This piece was written by Jean-Louis GassÃ©e, a Silicon Valley veteran and currently general partner for the venture capital firm Allegis Capital in Palo Alto. It originally appeared at Monday Note
Nothing much happens in August, we thought. Wrong. Our three-week break has been filled with a number of "interesting" events.
Let's start with Mark Hurd's exit from HP after five years of great financial performance as CEO. If you missed the fireworks, you can get a refresher in this Business Insider post by Henry Blodget, or this excellent NYT piece by ace columnist Joe Nocera.
In twitter terms, it looks like this: A "marketing contractor" claims Hurd sexually harassed her; an inquiry fails to substantiate sexual harassment but finds "an inappropriate close relationship"; the investigation also reveals that expense reports were fudged in order to conceal a tÃªte-Ã -tÃªte with the female. Mistakes were made, Hurd is fired. End of story.
When a CEO gets the boot, a modicum of decorum is usually observed . Not this time. From HP's General Counsel we hear that "Mark demonstrated a profound lack of judgment that seriously undermined his credibility and damaged his effectiveness in leading HP". And that's on the record.
In her memo to the troops, Cathy Lesjak, HP's CFO and now interim CEO, accuses Hurd of "misusing corporate assets," referring to the illegitimate expense reports and alleged payments to the erstwhile soft-porn actress for work not performed.
But forget the salacious details; there's always Google for that. What puzzles most of us is the exit package story. HP maligns Hurd, accuses him of what lay people call fraud... and then grants him an exit package worth tens of millions of dollars, $35M according to unverified estimates. Attorneys, less puzzled than supercilious, sue HP's Board on behalf of despoiled shareholders.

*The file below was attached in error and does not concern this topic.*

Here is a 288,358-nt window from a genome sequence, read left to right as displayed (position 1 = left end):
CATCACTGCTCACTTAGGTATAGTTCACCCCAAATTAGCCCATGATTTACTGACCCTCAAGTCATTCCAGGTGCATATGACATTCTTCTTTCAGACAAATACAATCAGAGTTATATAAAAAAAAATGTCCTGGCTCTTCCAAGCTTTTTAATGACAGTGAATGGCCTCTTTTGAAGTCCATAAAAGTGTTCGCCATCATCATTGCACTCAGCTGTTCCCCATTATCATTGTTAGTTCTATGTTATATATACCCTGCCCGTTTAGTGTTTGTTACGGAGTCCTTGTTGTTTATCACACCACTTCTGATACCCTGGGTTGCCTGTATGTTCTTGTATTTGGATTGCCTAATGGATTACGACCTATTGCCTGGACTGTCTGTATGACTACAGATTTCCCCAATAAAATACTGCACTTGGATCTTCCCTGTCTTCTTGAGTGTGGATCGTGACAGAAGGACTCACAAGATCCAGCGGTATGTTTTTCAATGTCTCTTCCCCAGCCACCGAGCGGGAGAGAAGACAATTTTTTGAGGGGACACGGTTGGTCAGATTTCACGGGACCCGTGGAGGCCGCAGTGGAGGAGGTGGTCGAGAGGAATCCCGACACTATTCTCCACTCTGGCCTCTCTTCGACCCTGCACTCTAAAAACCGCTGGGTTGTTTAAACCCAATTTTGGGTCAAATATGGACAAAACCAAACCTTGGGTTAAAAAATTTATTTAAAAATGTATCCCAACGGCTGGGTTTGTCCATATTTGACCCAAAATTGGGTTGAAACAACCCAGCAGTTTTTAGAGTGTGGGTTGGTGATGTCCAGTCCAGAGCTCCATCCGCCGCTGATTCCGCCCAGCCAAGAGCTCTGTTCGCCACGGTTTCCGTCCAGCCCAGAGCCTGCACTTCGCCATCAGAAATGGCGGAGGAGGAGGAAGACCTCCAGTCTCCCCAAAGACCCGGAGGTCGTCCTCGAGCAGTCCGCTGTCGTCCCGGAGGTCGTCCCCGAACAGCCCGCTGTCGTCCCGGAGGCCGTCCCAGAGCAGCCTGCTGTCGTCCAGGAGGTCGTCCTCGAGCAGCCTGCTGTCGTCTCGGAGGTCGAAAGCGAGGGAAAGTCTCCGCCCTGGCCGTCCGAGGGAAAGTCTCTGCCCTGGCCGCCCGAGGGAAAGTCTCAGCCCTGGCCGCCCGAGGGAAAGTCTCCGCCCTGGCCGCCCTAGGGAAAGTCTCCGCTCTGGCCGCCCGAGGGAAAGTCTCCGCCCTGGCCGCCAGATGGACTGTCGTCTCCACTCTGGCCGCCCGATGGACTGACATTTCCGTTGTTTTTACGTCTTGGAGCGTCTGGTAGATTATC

In the next few weeks we're certain to get a clearer picture of the inside animosity directed at the cost-cutting, Wall Street-pleasing CEO. His alleged misconduct may turn out to have been nothing more than a convenient pretext, a word that resonates in HP's history.
This one's harder to explain: Intel's acquisition of McAfee. If you own a Windows PC with Intel Inside, there's a good chance your computer came with bundled anti-virus/anti-spam/anti-spyware software from companies such as Symantec or McAfee. Microsoft entered the fray a few years ago and provides what they call Security Essentials--for free (Microsoft also offers a free safety scan here). PC Tools, AVG, Kaspersky Labs and many others provide the now customary combination of free and paid-for software security products.
In short, this is an active, thriving scene: Symantec's revenues are at the top of the $5B range and McAfee's are close to $2B, despite the competition with "free" products from Microsoft and others.
So what possessed Intel's CEO Paul Otellini to risk his reputation--and more than $7B of his shareholders' cash--by wading into such a complex, competitive sector? Seasoned Valley observers such as the WSJ's Don Clark are politely puzzled (see here and here). Otellini intones a new mantra: Security Is Job One. This marks "Intel's move from a PC company to a computing company". Sonorous words, certainly, but without a story of higher revenue and profit for the combined companies, there's not much to back them up.